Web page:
16. It's also worth noting that this is Trif's site. We are his guests here. I'd hate to actually work toward making this site into something that may be less (or just other) than what he wants... nor make it more onerous for him, etc.
  17. Passions and Virtues are the main focus of the character sheet, with Skills being secondary to this (or at least equal to them) I originally presumed that it was the other way around, but not so. In many ways, Greg Stafford was way ahead of his time in rpg design
  18. I am not quite happy with the Fire spell. On one hand I like that it's expensive. On the other hand I don't like it's priced to such a ridiculous degrees as to be useless. For example Mind Control is only 3 and probably way more potent. Polymorph would cost 4~5. Both would be resisted with a likely hard POW vs POW check. But a (deadly) 4D6 fire ball would cost 12, and be resisted (cumulatively) with parry/dodge (though you can game that by casting last), armor and the resistance spell. I was thinking to make it, and other similar spells such as Lightning and Blast, somewhat less expensive. Which add another complication. Lightning is hard to avoid, should I make price it differently? I had the following ideas: - reduce price with skill. reduce cost by (score% - 50)/10 (i.e. -1 at 60% up to -5 at 100%) - I notice that Classic Fantasy supplement used reduction cost on all spell base on Spell Knowledge score beyond 100%.. I am not sure I like that... maybe I should play more BRP to see how common it is. - reduce base price to 3+1, i.e. 3 magic point + 1 per level, or maybe 3+2, 2+2.... 3+1 is my latest idea. With 3+2 for Fireball, but then I wonder.. what about.. Lightning... maybe they are not all the same cost? and Lightning could be 3+2? Anyway, I am very undecided as you can see, and I might dilly dally and stay undecided for a while... But I would be curious to know what other people have tried / changed about those spells.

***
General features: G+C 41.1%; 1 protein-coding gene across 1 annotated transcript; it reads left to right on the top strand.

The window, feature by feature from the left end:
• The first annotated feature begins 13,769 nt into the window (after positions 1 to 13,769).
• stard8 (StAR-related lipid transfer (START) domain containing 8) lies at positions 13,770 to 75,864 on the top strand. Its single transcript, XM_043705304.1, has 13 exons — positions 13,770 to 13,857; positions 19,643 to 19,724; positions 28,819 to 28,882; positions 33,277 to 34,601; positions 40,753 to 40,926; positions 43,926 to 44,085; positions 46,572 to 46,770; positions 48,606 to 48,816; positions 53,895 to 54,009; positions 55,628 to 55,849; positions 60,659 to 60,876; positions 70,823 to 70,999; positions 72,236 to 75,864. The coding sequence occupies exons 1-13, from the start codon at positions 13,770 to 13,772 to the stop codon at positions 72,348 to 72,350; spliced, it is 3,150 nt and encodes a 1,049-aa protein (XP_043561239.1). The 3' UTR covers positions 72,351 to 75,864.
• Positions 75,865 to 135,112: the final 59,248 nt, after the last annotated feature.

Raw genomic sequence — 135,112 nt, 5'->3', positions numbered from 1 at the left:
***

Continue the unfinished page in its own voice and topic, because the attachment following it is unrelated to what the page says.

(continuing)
19. It's great to see RQ is back and getting played again, particularly in the setting of Glorantha. It very much reminds me of my old RQ2/RQ3 days, except Magic works a bit smoother, and now we have Runes & Passions playing a pivotal role. It's always been a great game, and even with these amendments it is relatively intact and easily recognisable as the game we played back then (in contrast to a certain well known rpg which keeps changing dramatically so with every edition). I really like how the Pendragon dials got seemlessly blended into RQ - that has been a great idea, and this edition has the most clear version of Glorantha I have seen. Really cool stuff, I'm eager to run a RQG game next year (after our current rpg campaign wraps up), and it's great to see pics of it at others' gaming tables! 😎
  20. This was an enjoyable watch as I did my ironing. Yes there was some bumbling over the rules parts, but that's not uncomon in any game. I think it is great exposure to get on Critical Role - it has been so D&D-centric that this is a big win for BRP games. Yeah I thought the GM would know the rules a bit better, considering it is a 'professional' production these days. But he had the right attitude, and got most of it down-pat, so it's no big deal, and it shows people that GMs & other participants don't have to get things right ALL the time. I still bumble over rules at times, and I've been playing for a few decades. They did hammer the Body Count notion just a bit - yeah this is always on the table in a standard Cthulhu game, but characters can also be heroic as well and go on to have many investigations. However it is very old school in that character death is generally more probable than some other rpgs, and I guess they were using this as another point of difference between CoC 7E and D&D 5E, in addition to the radically different setting. That isn't too bad, as people do often need a reason to expand out of their usual gaming comfort zone. A few more of these and the sales will definately go up. I wouldn't mind seeing how they go with Glorantha one day This was a good idea
  21. Oh nice I didn't know about this scenario. In the past I also pretty successfully ran "The Murderer of Thomas Fell" (from Trail of Cthulhu) to introduce new people to either horror RPGs or to RPGs in general.
  22. So we didn't finish the big battle. Still, awesome session and finally, PCs low on magic points!
  23. Heard Chaosium’s revising this... Any idea when it might come out?
  24. When I saw this.. ...I was immediately reminded of this... https://www.abc.net.au/news/2019-08-18/china-pla-military-still-need-the-humble-yak/11405070